Why Skinny Suits are Really No Big Deal

May 29, 2013 BY OBI ANYANWU

Last week, Joseph Abboud “went off” on what he referred to as “the skinny suit” and other menswear trends. I feel like saying that he “went off,” went on a tirade, or went on a rant sounds too negative and will be demonizing Abboud, which he absolutely does not deserve. Abboud is an expert at tailoring, the first menswear designer to win the CFDA award two years in a row for his craft, and now is the chief creative officer for Men’s Wearhouse. His work should not go overlooked, rather it should be taken into account on his opinion of the skinny suit and other present menswear trends.

Abboud’s tried and true, classic gentleman suiting has a focus on fit, comfort, and character as opposed to what’s currently on trend. If his suits were trend driven, they would have a soft shoulder or be unconstructed. Instead, Abboud sticks to a suit cut that will always work in menswear. In his WWD article, Abboud wrote that, “Men’s style, in general, is much more democratic than that, and any suit, no matter how modern or how current, needs to fit the body regardless of age, size or build.” Do we agree with his opinion that a “6’2, well-built young man” will look foolish in a skinny suit? Well of course we do. No man should have to squeeze into expensive clothing. You should be paying rent instead of buying a Dior Homme suit that just won't fit. Your suit should be the number one thing in your wardrobe that fits you impeccably. A suit too big or too small says so much about you, mainly that you’re a fool for walking out of your house looking the way you look.

Abboud hit the nail on the head with this issue. Skinny suits should be left for those that can fit them and make them look visually pleasing. Is it our place to tell someone when he looks like a damn fool? Yes we should if they’re unaware of their mistake. On the other hand, if wearing a skinny suit is a conscious decision then let him wear the skinny suit. If he prefers to have his trousers cuffed above his ankles then so be it. That’s what floats his boat. Fashion gets a bad reputation for “outlandish” and “over-the-top” looks that deem designers unprofitable (even if they’re revered for their vision and craft.) We get critiqued and criticized for what we wear even if we're photographed for GQ’s street style. Fashion is objective. There are no right or wrong answers, there are just outfits that are on par and then ways to make it look better. Placing a big, fat N-O on one’s sartorial decisions should be rule number one of “what not to do in fashion.” Feel free to throw shade, but nothing is gospel here. What is terrible today is a trend tomorrow.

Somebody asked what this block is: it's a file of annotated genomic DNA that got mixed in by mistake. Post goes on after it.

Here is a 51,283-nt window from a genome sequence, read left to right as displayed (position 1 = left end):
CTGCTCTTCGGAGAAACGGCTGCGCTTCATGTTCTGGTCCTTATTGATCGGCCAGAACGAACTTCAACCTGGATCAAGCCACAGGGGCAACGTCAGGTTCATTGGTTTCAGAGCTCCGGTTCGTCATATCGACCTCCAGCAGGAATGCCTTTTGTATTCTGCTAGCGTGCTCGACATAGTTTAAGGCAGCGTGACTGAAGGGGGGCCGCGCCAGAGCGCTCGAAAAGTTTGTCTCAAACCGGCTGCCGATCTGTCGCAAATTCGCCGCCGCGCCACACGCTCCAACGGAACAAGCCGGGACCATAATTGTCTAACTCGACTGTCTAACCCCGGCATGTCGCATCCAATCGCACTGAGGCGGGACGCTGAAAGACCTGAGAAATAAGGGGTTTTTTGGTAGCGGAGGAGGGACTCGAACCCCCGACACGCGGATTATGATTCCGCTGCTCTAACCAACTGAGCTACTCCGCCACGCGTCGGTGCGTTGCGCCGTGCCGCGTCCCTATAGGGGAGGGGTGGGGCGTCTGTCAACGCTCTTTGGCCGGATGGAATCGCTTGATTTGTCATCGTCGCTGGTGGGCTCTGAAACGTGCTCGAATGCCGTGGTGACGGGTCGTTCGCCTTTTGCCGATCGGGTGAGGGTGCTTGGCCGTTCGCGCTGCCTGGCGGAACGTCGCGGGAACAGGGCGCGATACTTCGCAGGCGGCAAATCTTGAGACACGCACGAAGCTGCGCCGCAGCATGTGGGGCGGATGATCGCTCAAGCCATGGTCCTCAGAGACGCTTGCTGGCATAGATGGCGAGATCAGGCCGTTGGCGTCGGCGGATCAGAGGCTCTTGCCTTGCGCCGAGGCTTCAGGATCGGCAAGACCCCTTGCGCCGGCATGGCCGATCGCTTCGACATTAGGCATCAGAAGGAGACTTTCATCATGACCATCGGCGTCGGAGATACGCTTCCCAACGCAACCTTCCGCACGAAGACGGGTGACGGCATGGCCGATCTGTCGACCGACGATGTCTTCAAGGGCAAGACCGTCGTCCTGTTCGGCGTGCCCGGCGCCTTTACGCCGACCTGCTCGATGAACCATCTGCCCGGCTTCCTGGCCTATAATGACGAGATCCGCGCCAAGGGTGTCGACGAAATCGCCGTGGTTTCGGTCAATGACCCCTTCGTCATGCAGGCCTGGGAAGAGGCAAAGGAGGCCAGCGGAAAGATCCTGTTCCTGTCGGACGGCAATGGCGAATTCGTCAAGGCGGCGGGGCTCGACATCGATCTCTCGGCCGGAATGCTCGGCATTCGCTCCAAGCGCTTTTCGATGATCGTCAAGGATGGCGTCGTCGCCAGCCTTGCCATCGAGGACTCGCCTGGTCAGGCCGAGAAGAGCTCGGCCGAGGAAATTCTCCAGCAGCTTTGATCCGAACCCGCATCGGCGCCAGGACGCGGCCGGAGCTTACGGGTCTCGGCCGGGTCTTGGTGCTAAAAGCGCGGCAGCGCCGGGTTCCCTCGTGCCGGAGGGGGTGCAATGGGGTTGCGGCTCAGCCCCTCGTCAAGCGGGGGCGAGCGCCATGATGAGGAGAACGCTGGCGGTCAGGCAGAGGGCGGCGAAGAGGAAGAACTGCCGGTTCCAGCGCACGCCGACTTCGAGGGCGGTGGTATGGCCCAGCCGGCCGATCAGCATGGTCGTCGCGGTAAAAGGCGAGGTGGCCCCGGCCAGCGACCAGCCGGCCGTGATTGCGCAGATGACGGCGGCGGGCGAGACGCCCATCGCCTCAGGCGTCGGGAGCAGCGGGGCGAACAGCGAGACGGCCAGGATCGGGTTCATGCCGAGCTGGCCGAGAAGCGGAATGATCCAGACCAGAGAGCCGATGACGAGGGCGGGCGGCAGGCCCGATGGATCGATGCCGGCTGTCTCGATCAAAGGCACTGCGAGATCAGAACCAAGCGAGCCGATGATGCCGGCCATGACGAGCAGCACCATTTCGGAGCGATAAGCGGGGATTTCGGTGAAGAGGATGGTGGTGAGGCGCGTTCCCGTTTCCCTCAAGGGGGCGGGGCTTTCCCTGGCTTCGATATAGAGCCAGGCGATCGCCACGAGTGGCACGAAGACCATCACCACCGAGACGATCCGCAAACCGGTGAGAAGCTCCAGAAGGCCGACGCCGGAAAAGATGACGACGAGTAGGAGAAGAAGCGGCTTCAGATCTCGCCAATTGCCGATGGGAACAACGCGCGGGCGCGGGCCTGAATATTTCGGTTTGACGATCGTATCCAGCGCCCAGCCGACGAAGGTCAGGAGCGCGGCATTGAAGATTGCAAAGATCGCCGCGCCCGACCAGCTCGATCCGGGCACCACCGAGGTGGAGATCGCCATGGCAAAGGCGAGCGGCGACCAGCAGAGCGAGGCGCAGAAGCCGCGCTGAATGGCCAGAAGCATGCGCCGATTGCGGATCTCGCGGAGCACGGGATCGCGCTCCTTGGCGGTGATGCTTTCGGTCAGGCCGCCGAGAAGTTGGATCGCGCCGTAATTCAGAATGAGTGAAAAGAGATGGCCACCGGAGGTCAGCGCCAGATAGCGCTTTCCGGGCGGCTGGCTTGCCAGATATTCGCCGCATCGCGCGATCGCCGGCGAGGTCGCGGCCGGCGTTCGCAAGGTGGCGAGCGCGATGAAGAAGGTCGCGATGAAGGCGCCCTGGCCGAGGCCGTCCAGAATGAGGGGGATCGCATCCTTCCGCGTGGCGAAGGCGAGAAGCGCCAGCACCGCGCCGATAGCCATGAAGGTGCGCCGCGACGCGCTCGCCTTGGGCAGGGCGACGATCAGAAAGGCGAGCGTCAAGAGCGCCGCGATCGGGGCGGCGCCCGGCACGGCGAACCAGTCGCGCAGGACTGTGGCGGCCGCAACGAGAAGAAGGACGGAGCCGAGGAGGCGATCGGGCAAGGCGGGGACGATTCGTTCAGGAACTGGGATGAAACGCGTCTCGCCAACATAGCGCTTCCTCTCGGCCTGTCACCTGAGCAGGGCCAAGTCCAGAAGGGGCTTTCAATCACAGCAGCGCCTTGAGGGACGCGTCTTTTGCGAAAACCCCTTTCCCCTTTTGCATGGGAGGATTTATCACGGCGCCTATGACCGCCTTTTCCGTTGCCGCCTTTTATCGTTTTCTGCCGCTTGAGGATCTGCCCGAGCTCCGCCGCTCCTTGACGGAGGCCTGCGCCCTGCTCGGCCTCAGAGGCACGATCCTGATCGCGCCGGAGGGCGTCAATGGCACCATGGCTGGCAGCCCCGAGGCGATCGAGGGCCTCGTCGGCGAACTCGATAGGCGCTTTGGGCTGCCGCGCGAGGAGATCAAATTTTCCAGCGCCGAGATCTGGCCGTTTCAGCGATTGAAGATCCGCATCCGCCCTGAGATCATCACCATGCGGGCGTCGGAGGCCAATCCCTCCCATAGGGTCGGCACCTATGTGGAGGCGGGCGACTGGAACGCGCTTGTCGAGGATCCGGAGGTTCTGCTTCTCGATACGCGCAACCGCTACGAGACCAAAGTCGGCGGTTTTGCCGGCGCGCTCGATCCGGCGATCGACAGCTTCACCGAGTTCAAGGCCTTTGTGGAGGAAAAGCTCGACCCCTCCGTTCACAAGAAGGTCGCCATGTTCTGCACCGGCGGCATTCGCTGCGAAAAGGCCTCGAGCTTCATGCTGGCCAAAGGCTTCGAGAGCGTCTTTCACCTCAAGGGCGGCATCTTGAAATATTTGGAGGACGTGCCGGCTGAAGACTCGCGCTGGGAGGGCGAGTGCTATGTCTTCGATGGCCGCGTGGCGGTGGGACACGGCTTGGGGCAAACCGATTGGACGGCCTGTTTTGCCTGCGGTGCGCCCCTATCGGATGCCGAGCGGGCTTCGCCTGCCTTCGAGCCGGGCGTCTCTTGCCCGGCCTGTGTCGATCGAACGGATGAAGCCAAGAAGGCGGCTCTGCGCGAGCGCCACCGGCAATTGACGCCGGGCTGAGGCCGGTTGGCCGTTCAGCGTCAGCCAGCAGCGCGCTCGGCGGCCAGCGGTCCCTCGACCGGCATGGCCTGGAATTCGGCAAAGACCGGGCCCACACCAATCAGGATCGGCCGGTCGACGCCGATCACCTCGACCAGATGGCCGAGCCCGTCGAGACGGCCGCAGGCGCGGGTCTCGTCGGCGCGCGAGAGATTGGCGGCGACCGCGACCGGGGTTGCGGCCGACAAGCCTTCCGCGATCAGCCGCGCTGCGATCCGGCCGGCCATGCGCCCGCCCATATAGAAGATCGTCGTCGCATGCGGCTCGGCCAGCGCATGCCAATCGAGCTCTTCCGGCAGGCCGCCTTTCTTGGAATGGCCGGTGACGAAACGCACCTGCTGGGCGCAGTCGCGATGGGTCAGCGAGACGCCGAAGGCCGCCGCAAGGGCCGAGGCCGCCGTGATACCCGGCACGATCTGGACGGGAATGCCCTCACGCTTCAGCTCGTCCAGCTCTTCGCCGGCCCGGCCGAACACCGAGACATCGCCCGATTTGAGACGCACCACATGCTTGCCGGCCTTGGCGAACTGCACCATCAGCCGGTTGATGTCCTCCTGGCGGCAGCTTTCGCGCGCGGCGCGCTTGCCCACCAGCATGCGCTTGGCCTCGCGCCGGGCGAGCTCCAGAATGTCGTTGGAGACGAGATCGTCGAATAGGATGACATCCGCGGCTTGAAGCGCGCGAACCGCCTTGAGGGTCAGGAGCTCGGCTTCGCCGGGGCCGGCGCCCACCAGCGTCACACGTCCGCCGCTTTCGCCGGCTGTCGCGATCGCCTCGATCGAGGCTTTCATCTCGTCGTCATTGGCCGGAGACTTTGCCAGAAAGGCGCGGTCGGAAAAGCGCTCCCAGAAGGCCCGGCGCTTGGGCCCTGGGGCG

On the topic of trends, Abboud went to town about the shrunken suit, use of several colors, and wearing kilts. His critique of the three is unfair. These are the menswear trends of today where all other trends fall under those umbrellas in some way, shape, form, or aesthetic. These three trends are why menswear is still the hottest growing segment of the fashion industry (well, that and the skinny suit). These are the things that men are sold on, and feel okay about wearing after years of convincing. Abboud’s opinions on the matter set men back. This way of thinking is why men never took an interest in their appearance out of fear of being called a sissy, girly, or just vain. On one hand, caring about your appearance is important, but on the other hand you're forced to dress one way or else you’ll look stupid? How can that mindset motivate a man to updating his style?

Men should not be chastised for being confident enough to make daring style choices. The men’s fashion segment is growing, and it’s growing because the same old, tired, menswear of yesteryear is gone. Today there is progress, something new and fresh, something to look forward to, and men are enjoying themselves. Men are finally having fun playing dress up. Don’t spoil it for us. Abboud joked about how he should not be able to read anAmerican Express card number through one’s trousers. Coincidentally, the same man he'll sneer at for his fit will get photographed and praised by The Sartorialist. To each his own I guess.